EAGLE COUNTY — Chupa Nelson used to write donation checks every year to the Youth Foundation and the Vail Valley Foundation. He still does, although the two local nonprofit groups merged about 19 months ago.
Nelson was one of the Youth Foundation’s founding board members in 1997. He and 11 other founders decided the valley needed an organization to bring services to kids that the local school district and other agencies couldn’t provide. For the foundation’s first decade, there were no fund-raising events — Nelson and the other founders wrote checks, and encouraged their friends to do the same. Those board members still write those checks, and still hit up their friends to do the same. But a few years ago the Youth Foundation started holding its “Star Dancing Gala” to raise even more money. This year’s event, held earlier this month, raised nearly $1 million.
Eventually, the nonprofit was raising and spending, about $2.5 million per year on everything from academic help to soccer programs.
But when the smaller and larger foundations merged in 2011, the Youth Foundation’s job got bigger when it took over the Vail Valley Foundation’s educational projects, which includes funding all-day kindergarten for many valley kids.
These days, the Youth Foundation raises and spends about $4 million per year.
“We don’t have any reserves,” Youth Foundation Director Susie Davis said. “We spend it all.”
That could be changing.
Giving back to the valley
The fundraising for youth programs got a big boost recently when longtime Vail Valley Foundation supporters Bjorn Erik and Kathy Borgen pledged $1 million over four years to youth programs.
In a press release about the donation, Bjorn Erik Borgen was quoted as saying, “Education has played such an important role in our lives, and we are happy to give back to educate others.”
Davis said the Borgens’ donation will serve a couple of purposes. It will help current Youth Foundation programs, of course. But Davis said, the Borgens’ donation may also encourage others to contribute.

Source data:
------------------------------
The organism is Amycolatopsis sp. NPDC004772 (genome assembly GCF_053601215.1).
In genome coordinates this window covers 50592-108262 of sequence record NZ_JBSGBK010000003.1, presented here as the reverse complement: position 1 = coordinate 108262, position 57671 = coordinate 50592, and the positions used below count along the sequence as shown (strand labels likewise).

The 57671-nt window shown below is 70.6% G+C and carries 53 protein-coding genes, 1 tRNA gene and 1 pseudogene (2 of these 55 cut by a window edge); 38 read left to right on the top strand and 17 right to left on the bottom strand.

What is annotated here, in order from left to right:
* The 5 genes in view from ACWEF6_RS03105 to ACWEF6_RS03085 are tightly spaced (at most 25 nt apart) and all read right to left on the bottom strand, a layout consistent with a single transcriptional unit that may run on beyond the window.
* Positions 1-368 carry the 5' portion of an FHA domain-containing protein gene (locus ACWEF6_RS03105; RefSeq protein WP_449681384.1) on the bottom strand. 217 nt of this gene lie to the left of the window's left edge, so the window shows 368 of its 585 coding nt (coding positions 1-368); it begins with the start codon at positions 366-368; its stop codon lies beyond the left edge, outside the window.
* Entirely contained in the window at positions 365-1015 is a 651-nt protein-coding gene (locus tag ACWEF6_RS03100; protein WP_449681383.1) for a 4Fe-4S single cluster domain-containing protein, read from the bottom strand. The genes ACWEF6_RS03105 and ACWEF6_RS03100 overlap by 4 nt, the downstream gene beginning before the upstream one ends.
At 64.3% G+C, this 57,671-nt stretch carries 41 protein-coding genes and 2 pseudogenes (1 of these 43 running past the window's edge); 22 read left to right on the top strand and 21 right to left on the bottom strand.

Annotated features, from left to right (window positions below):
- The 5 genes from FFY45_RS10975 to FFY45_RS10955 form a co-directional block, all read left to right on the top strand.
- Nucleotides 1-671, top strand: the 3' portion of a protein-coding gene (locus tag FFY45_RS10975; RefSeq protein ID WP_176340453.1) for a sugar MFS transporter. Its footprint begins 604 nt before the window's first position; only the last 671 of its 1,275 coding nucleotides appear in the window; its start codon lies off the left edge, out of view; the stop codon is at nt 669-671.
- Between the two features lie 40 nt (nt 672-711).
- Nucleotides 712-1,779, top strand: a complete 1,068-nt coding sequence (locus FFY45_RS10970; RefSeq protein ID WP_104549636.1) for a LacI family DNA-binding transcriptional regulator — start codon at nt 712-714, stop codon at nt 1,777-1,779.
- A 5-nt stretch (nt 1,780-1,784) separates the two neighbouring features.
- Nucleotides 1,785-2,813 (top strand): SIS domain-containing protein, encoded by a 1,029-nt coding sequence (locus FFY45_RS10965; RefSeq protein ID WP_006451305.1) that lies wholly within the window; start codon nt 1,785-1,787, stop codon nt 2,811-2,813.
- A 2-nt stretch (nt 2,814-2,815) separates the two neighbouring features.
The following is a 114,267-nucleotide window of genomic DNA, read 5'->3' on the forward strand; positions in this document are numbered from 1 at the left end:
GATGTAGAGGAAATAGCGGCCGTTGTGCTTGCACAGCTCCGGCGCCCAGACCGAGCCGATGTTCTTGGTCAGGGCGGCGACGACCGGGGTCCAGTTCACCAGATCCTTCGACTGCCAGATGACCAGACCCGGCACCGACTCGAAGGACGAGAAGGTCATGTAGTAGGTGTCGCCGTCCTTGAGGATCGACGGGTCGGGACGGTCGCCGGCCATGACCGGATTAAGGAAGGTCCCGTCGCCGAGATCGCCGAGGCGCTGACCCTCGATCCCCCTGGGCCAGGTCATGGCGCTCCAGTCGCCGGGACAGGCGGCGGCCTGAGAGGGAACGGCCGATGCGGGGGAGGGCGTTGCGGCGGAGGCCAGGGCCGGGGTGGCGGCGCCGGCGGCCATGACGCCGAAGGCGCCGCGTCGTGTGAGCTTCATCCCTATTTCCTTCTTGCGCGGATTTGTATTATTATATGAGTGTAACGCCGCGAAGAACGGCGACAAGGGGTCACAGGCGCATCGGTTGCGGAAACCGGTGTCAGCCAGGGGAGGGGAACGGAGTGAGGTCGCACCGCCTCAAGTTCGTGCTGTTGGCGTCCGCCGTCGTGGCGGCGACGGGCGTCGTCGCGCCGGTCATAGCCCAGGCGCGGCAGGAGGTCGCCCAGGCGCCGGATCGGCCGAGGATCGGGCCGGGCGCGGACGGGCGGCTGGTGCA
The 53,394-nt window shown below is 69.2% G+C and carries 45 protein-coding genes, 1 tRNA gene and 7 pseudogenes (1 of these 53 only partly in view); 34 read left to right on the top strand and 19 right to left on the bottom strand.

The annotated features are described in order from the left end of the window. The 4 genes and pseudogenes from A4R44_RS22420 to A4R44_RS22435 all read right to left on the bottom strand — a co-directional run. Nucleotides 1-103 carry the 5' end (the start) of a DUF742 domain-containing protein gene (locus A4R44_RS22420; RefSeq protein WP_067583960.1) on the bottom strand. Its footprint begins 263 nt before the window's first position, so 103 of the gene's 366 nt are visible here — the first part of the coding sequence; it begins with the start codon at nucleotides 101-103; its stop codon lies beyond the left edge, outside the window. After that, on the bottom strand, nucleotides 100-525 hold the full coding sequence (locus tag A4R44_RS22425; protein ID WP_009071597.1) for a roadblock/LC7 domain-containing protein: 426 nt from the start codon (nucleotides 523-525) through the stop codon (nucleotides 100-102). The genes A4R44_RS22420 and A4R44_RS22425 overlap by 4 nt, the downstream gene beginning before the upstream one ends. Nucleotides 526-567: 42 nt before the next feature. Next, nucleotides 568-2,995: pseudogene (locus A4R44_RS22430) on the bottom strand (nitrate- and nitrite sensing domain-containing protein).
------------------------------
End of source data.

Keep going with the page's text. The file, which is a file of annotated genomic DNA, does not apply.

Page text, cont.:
Ann Smead, the chairwoman of the Vail Valley Foundation’s education committee, said she believes there are more multi-year donations coming for youth programs, a move she said is necessary to keep youth programs on a steady path. Some stability in funding may also allow Davis and others to think about the future.
“We talk about having the ability to help kids’ dreams — now we get to dream, too, about what’s possible,” Davis said.
Davis said part of that dream, at least for now, is simply doing better at what it already does.
“Our focus for the next 12 months is to deepen our relationships with kids, to help them set goals,” Davis said.
The Borgens’ donation may help the Youth Foundation turn another corner, too. Davis acknowledged that donations dipped after the merger with the Vail Valley Foundation.
“I think people tend to sit back and wait to see what’s going to happen,” Davis said.
And Nelson said, it’s taken some time for the two organizations to mesh.
“With any kind of merger you’ll have some challenges,” he said. “But we’re starting to see more strength in both organizations.”
Davis and the Youth Foundation got a heavier workload from the merger, but there have also been benefits, such has having ready access to technical support and the Vail Valley Foundation’s well-oiled marketing operation. That kind of support for what had been a relatively small operation is a big deal, Davis said, and has allowed the Youth Foundation to use more of its resources on programs.
Nelson said both nonprofits were doing good work before the merger, and that the combination “enhanced” what each one could do, with the Youth Foundation focusing on education and the Vail Valley Foundation focusing on athletic and cultural events. He expects that good work to continue, and improve, in the coming years.
To do that, though, there need to be more pledges similar to the Borgens’ Smead said raising money as it was needed was fine in the Youth Foundation’s early days. Now, though, there needs to be some certainty.
“We have a $4 million budget now,” Smead said, adding that ad hoc fundraising simply isn’t sufficient to meet the needs of kids who have come to depend on Youth Foundation programs. One of the first things Smead said committee members talked about was finding multi-year donations for youth programs. That would provide some certainty in planning.
“What the Borgens’ gift has done is point out the need for multi-year donations,” Smead said. “We are getting more (donations) and will be announcing them in the next several months.”